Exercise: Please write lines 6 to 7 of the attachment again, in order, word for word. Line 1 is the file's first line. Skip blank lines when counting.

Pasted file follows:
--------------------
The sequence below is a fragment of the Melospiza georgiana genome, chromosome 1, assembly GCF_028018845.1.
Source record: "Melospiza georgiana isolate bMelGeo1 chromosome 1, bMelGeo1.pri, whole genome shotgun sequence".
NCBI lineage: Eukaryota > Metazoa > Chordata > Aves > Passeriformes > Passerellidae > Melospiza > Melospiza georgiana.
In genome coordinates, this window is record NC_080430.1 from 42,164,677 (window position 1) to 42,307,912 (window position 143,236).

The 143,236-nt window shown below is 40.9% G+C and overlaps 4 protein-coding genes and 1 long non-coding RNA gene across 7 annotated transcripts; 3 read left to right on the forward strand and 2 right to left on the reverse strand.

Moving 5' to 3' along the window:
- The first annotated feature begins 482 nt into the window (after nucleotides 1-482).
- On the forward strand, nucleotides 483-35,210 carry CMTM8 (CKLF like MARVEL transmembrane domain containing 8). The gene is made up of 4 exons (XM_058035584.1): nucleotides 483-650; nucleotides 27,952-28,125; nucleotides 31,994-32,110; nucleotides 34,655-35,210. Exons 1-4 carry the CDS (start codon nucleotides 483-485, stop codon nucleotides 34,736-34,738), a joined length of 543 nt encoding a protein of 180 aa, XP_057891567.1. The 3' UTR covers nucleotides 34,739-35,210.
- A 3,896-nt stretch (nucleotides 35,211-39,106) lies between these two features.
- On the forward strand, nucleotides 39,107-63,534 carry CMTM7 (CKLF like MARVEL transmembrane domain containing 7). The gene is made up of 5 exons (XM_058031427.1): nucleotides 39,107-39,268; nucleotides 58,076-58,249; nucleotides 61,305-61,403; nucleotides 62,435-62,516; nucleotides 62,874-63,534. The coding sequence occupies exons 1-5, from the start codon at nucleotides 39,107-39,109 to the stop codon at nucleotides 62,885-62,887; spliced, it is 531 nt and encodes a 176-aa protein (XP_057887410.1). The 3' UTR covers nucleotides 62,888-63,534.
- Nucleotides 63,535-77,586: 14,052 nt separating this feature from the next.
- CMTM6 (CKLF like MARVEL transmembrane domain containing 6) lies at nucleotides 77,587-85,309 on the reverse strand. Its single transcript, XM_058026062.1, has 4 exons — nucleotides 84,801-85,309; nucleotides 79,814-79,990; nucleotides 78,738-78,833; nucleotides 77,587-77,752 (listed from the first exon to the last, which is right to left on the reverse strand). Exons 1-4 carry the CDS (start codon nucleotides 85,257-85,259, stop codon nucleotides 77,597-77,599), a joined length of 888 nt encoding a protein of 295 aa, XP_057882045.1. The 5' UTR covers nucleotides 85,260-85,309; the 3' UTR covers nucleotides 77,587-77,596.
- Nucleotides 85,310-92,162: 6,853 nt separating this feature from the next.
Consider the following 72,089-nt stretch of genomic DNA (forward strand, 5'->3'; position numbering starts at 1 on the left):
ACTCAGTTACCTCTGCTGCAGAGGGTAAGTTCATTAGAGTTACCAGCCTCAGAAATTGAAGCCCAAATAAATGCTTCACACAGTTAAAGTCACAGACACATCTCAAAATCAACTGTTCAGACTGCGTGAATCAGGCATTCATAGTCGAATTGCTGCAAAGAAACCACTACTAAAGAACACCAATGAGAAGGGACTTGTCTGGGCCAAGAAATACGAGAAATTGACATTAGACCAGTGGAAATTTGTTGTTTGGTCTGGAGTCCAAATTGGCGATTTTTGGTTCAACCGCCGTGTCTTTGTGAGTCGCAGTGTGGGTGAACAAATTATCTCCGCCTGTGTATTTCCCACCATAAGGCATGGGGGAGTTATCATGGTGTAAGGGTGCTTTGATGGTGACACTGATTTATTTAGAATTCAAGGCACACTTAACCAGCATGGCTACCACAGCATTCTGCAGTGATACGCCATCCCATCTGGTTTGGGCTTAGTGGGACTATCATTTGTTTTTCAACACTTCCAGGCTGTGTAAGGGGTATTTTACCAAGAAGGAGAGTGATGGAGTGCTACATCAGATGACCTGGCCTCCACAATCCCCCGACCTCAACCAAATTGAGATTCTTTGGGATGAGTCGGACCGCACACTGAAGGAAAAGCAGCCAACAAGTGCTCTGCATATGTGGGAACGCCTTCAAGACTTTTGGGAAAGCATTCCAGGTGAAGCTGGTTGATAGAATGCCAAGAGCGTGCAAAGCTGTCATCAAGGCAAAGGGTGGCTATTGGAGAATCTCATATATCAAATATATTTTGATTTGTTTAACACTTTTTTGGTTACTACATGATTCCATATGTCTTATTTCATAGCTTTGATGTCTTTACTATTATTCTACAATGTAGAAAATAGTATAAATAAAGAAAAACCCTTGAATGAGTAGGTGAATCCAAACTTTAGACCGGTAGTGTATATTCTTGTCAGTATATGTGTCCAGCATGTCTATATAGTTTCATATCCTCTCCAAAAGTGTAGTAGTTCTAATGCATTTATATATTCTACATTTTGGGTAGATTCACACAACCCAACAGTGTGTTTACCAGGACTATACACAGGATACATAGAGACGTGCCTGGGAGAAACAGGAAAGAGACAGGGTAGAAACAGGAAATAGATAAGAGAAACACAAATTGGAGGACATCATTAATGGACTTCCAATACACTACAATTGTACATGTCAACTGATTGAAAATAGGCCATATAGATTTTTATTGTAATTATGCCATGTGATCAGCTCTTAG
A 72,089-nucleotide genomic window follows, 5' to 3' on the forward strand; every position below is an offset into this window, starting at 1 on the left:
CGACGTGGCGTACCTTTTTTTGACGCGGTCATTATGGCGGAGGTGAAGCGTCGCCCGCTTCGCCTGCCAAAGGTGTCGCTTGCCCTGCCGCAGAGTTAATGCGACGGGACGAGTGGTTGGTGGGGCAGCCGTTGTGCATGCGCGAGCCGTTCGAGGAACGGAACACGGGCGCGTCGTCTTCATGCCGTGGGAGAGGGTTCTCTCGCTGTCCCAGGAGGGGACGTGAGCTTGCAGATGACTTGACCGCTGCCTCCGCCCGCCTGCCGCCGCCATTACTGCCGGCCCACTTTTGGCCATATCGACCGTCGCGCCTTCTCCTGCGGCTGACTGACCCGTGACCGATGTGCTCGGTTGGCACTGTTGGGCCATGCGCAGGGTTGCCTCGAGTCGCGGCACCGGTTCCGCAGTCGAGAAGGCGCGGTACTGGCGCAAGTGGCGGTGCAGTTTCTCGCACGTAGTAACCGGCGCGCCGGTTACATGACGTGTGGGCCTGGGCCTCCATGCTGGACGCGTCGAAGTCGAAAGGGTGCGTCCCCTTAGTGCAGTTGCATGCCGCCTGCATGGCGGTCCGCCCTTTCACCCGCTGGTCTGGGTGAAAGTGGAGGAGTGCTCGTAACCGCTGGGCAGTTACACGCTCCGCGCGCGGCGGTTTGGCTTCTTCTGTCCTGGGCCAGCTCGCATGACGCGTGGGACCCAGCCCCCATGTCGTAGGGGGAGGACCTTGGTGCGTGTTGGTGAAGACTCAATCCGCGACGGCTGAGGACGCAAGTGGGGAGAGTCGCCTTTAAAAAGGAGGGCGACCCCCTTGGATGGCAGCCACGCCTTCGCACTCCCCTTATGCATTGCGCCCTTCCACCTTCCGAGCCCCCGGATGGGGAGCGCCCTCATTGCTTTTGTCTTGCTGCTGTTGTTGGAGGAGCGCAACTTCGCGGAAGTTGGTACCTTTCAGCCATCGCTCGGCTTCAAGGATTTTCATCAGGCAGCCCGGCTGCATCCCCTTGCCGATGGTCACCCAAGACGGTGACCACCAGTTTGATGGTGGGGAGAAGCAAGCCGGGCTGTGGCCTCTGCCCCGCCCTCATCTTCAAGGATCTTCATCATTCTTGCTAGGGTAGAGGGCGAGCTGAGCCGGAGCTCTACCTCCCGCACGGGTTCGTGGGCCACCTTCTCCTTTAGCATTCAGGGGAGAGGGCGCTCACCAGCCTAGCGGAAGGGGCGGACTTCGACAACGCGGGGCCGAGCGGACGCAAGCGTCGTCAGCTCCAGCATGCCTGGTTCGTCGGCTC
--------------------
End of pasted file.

Moving 5' to 3' along the window:
- The first annotated feature begins 482 nt into the window (after nucleotides 1-482).